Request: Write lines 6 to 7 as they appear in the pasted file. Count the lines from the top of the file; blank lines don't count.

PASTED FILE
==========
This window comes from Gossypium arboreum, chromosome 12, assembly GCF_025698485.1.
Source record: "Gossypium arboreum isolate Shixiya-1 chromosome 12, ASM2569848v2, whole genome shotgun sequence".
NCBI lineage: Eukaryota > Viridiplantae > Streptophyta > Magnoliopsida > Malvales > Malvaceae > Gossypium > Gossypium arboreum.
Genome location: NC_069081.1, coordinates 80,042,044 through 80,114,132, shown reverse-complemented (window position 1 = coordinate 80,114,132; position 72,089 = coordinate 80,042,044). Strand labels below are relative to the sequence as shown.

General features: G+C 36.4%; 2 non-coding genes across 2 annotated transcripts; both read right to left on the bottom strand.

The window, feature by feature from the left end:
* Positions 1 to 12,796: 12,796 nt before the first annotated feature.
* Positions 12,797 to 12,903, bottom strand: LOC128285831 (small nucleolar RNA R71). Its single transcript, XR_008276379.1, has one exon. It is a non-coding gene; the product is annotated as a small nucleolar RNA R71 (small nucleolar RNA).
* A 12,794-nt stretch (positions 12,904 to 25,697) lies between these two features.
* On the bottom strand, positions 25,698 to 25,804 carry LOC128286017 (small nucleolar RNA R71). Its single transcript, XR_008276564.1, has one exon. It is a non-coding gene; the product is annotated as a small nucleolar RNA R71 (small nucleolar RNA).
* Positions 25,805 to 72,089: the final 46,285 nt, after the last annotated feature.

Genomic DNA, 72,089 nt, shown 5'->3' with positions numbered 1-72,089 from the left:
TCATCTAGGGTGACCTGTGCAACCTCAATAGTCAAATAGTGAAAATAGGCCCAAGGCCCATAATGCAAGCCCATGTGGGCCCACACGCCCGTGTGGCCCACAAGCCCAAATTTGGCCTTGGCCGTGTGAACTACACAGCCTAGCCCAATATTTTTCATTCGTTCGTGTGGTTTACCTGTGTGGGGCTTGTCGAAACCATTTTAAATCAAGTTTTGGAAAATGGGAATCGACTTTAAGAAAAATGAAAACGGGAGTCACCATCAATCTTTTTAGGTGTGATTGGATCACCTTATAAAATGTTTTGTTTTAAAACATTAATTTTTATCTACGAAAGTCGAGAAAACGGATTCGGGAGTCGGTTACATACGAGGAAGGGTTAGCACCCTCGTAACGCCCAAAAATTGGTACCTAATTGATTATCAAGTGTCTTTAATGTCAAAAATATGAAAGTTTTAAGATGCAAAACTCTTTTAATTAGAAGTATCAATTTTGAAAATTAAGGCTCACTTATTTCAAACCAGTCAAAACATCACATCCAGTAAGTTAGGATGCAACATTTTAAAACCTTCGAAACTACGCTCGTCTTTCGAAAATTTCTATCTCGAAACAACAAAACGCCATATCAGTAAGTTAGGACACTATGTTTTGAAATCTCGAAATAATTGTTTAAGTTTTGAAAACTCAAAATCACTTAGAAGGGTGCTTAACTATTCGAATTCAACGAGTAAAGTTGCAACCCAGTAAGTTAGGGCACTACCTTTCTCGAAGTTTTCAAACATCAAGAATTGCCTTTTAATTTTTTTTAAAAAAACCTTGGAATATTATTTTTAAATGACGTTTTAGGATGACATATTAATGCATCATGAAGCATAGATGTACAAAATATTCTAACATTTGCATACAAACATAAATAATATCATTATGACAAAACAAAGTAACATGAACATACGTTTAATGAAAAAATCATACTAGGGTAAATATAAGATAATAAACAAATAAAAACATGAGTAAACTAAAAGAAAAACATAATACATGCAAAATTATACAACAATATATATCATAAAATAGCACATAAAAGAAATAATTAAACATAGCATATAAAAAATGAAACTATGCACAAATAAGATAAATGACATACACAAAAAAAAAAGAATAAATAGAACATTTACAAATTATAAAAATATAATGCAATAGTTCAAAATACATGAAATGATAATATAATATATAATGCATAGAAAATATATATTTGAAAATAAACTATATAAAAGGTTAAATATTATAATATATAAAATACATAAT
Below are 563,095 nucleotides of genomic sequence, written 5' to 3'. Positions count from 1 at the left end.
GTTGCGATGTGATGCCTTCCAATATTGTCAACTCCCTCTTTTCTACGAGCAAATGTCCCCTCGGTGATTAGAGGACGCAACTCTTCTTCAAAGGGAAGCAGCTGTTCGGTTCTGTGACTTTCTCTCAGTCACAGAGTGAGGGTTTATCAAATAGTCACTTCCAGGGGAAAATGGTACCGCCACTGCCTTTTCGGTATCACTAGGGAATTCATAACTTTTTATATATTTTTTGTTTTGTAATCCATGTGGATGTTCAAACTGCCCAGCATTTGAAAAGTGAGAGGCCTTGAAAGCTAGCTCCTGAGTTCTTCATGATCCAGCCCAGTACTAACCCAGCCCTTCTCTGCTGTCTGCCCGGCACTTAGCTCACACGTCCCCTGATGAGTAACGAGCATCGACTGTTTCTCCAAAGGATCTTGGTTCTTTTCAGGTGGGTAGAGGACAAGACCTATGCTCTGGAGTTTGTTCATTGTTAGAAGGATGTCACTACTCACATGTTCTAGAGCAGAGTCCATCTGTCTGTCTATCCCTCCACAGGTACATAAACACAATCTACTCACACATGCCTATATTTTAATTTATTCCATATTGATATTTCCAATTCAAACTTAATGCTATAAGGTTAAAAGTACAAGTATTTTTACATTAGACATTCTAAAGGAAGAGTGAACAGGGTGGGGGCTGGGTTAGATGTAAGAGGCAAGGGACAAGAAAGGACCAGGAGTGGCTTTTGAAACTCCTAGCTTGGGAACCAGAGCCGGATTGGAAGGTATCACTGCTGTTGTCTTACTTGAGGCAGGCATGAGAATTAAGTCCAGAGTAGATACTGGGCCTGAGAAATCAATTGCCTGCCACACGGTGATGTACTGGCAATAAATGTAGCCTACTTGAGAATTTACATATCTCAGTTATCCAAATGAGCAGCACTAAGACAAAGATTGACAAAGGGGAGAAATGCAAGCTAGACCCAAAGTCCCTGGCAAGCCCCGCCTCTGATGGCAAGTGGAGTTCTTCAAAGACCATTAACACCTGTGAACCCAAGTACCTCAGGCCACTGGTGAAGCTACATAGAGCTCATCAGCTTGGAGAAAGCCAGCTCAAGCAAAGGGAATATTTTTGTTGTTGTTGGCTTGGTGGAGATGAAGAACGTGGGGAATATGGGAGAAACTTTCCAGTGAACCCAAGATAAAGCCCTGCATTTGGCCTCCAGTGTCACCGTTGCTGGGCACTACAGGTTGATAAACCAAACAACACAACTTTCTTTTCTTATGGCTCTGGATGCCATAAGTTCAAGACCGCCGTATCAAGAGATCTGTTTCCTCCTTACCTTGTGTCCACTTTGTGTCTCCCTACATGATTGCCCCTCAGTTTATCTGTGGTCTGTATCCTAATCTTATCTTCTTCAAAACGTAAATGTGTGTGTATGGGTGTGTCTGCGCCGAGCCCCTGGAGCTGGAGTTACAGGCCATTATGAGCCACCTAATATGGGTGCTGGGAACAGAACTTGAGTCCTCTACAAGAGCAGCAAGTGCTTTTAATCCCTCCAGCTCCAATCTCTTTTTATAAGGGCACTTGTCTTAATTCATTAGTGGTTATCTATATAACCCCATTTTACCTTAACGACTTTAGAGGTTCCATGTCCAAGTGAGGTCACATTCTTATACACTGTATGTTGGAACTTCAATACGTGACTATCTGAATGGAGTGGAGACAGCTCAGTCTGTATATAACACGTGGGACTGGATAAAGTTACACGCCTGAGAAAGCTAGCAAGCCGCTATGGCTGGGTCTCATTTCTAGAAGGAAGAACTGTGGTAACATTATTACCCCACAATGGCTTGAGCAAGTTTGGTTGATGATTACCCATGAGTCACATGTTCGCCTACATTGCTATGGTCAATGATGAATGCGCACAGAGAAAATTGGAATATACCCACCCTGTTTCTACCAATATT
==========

The window, feature by feature from the left end:
* Positions 1 to 12,796: 12,796 nt before the first annotated feature.